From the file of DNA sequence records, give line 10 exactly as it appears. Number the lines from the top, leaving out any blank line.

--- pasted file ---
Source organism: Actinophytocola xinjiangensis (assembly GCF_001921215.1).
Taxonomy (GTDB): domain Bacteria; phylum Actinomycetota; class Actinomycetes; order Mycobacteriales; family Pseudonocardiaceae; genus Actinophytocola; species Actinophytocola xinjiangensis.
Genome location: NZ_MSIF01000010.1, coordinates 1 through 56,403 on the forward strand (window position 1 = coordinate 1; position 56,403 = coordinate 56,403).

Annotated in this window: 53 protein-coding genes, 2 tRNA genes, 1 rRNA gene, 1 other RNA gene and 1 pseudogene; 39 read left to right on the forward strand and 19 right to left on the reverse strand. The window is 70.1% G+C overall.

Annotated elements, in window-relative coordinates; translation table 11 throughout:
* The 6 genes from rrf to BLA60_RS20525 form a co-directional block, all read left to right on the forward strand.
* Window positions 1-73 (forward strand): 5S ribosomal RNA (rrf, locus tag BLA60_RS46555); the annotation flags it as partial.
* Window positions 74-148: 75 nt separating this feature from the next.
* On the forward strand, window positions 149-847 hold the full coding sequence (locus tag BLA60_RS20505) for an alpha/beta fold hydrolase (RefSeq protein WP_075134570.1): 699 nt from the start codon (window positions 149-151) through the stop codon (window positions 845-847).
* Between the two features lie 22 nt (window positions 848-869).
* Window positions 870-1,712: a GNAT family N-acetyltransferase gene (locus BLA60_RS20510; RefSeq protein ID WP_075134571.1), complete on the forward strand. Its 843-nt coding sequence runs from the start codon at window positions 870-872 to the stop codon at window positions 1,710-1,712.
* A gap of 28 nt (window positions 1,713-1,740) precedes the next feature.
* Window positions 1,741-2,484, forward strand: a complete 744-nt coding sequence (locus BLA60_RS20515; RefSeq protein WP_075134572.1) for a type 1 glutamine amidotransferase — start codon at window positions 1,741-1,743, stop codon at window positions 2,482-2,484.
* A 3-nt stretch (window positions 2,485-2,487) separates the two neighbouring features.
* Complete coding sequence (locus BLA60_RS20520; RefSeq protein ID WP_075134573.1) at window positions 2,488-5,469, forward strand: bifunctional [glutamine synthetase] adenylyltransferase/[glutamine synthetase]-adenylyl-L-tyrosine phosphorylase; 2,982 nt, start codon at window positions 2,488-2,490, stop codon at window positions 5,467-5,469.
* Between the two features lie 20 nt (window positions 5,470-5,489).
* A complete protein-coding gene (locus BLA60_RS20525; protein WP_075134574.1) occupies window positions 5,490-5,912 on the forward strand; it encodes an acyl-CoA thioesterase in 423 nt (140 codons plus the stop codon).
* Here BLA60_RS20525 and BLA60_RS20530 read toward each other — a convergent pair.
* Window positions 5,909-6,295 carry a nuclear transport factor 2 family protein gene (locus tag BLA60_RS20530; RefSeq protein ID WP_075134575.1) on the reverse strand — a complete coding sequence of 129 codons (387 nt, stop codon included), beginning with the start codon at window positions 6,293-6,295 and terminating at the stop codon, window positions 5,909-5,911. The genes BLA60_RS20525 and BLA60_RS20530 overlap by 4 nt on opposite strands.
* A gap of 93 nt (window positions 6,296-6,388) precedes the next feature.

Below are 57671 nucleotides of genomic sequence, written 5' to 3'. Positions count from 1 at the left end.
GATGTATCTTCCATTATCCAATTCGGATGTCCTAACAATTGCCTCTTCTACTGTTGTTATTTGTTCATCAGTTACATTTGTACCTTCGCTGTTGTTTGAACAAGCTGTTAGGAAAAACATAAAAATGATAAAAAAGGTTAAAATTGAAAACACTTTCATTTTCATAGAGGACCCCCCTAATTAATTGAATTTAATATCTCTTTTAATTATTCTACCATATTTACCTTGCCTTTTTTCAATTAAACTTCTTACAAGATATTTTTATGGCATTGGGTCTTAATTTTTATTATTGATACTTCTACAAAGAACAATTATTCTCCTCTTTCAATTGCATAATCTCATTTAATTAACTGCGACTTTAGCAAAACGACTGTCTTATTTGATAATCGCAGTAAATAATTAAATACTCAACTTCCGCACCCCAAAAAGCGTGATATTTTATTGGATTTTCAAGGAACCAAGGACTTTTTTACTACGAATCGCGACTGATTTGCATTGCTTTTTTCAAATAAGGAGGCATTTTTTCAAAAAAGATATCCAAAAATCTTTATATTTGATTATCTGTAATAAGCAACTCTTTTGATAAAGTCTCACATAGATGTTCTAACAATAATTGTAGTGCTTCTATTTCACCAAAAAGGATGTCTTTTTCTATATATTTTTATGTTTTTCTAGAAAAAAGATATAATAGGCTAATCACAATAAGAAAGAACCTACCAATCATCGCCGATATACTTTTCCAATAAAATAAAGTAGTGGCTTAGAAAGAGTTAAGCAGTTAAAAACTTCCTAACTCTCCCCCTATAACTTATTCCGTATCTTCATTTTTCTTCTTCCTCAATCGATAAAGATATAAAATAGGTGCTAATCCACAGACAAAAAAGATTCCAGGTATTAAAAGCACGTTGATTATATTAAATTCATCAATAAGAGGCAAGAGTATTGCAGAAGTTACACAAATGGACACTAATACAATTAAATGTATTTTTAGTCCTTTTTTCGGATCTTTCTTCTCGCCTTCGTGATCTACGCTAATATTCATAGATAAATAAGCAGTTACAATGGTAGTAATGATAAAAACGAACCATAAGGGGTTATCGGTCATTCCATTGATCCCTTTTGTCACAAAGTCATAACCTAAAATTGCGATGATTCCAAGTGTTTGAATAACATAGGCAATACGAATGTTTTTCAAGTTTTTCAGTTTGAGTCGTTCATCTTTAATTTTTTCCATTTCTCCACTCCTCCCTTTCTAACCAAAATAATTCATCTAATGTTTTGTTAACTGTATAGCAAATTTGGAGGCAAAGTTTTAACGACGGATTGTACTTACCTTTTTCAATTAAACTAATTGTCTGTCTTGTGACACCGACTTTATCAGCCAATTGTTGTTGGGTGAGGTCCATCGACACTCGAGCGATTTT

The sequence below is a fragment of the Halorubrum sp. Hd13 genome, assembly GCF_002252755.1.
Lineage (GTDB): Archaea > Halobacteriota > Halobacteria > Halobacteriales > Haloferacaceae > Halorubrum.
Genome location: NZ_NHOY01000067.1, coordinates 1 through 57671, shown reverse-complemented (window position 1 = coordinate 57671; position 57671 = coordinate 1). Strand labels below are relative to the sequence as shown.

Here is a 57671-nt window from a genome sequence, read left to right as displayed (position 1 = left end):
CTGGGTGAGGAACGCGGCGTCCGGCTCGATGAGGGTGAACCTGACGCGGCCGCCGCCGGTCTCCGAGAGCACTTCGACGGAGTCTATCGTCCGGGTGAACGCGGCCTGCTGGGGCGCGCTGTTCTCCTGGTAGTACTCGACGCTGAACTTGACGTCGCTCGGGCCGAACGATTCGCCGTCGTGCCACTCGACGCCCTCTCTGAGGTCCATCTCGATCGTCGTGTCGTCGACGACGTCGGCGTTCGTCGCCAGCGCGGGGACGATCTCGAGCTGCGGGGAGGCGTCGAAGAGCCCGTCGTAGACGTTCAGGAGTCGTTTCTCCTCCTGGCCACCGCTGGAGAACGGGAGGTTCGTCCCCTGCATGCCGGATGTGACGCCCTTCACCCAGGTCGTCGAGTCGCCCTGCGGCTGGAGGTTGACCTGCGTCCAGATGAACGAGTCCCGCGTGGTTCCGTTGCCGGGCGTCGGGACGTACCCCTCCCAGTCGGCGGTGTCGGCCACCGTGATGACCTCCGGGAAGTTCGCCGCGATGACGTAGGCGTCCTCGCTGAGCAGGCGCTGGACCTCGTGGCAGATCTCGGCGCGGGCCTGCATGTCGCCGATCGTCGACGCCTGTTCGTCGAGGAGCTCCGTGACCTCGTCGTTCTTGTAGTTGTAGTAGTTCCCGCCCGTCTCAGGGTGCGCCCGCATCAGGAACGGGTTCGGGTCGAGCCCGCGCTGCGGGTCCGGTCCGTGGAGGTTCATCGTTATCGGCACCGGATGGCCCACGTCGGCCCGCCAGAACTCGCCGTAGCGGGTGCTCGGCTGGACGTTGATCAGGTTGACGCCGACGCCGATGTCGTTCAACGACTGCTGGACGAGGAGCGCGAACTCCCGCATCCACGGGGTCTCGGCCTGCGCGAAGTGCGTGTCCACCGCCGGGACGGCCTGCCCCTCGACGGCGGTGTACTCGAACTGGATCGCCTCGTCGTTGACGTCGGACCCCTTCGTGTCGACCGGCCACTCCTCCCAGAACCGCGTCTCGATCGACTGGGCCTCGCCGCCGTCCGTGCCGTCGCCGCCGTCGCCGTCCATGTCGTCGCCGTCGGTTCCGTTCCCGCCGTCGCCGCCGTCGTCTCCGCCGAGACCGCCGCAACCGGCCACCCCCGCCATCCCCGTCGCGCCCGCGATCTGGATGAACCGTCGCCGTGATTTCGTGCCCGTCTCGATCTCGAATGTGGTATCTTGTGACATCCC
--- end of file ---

* Between the two features lie 22 nt (window positions 848-869).